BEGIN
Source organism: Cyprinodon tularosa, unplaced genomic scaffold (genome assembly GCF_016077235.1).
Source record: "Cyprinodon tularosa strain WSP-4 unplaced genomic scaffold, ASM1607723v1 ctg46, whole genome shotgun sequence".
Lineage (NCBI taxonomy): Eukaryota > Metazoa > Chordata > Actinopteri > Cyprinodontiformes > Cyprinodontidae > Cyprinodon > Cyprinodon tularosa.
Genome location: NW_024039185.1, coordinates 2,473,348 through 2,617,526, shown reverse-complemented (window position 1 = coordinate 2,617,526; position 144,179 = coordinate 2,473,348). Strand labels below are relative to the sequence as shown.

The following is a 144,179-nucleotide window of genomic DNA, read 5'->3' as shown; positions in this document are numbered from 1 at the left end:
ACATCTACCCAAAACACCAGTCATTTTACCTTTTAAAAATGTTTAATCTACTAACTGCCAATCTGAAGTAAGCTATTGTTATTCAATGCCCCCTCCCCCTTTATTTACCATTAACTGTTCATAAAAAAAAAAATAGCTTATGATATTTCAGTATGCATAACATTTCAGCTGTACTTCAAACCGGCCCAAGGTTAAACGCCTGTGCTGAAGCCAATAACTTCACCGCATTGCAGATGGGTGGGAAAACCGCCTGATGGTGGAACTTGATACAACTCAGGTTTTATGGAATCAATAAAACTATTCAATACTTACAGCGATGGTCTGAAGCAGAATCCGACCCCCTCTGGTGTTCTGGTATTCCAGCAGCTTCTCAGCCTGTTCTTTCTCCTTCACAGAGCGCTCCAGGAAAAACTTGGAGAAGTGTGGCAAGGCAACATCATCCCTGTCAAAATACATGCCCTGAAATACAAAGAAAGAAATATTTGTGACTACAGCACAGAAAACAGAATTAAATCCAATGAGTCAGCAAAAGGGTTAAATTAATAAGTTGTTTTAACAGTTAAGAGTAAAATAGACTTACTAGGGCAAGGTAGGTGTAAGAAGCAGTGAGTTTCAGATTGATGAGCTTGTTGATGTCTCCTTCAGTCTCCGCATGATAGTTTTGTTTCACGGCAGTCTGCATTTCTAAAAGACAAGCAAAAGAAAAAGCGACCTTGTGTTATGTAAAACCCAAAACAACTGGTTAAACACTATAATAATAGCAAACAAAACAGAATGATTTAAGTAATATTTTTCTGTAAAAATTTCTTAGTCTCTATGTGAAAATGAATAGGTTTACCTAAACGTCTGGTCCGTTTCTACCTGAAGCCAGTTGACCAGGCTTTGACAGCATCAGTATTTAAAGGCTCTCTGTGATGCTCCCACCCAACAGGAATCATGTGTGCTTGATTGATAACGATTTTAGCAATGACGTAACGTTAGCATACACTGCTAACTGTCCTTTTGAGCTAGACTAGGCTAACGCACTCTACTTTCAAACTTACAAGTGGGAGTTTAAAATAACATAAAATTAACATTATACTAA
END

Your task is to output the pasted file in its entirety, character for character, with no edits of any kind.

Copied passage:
Source organism: Cyprinodon tularosa, unplaced genomic scaffold (genome assembly GCF_016077235.1).
Source record: "Cyprinodon tularosa strain WSP-4 unplaced genomic scaffold, ASM1607723v1 ctg46, whole genome shotgun sequence".
Lineage (NCBI taxonomy): Eukaryota > Metazoa > Chordata > Actinopteri > Cyprinodontiformes > Cyprinodontidae > Cyprinodon > Cyprinodon tularosa.
Genome location: NW_024039185.1, coordinates 2,473,348 through 2,617,526, shown reverse-complemented (window position 1 = coordinate 2,617,526; position 144,179 = coordinate 2,473,348). Strand labels below are relative to the sequence as shown.

The following is a 144,179-nucleotide window of genomic DNA, read 5'->3' as shown; positions in this document are numbered from 1 at the left end:
ACATCTACCCAAAACACCAGTCATTTTACCTTTTAAAAATGTTTAATCTACTAACTGCCAATCTGAAGTAAGCTATTGTTATTCAATGCCCCCTCCCCCTTTATTTACCATTAACTGTTCATAAAAAAAAAAATAGCTTATGATATTTCAGTATGCATAACATTTCAGCTGTACTTCAAACCGGCCCAAGGTTAAACGCCTGTGCTGAAGCCAATAACTTCACCGCATTGCAGATGGGTGGGAAAACCGCCTGATGGTGGAACTTGATACAACTCAGGTTTTATGGAATCAATAAAACTATTCAATACTTACAGCGATGGTCTGAAGCAGAATCCGACCCCCTCTGGTGTTCTGGTATTCCAGCAGCTTCTCAGCCTGTTCTTTCTCCTTCACAGAGCGCTCCAGGAAAAACTTGGAGAAGTGTGGCAAGGCAACATCATCCCTGTCAAAATACATGCCCTGAAATACAAAGAAAGAAATATTTGTGACTACAGCACAGAAAACAGAATTAAATCCAATGAGTCAGCAAAAGGGTTAAATTAATAAGTTGTTTTAACAGTTAAGAGTAAAATAGACTTACTAGGGCAAGGTAGGTGTAAGAAGCAGTGAGTTTCAGATTGATGAGCTTGTTGATGTCTCCTTCAGTCTCCGCATGATAGTTTTGTTTCACGGCAGTCTGCATTTCTAAAAGACAAGCAAAAGAAAAAGCGACCTTGTGTTATGTAAAACCCAAAACAACTGGTTAAACACTATAATAATAGCAAACAAAACAGAATGATTTAAGTAATATTTTTCTGTAAAAATTTCTTAGTCTCTATGTGAAAATGAATAGGTTTACCTAAACGTCTGGTCCGTTTCTACCTGAAGCCAGTTGACCAGGCTTTGACAGCATCAGTATTTAAAGGCTCTCTGTGATGCTCCCACCCAACAGGAATCATGTGTGCTTGATTGATAACGATTTTAGCAATGACGTAACGTTAGCATACACTGCTAACTGTCCTTTTGAGCTAGACTAGGCTAACGCACTCTACTTTCAAACTTACAAGTGGGAGTTTAAAATAACATAAAATTAACATTATACTAA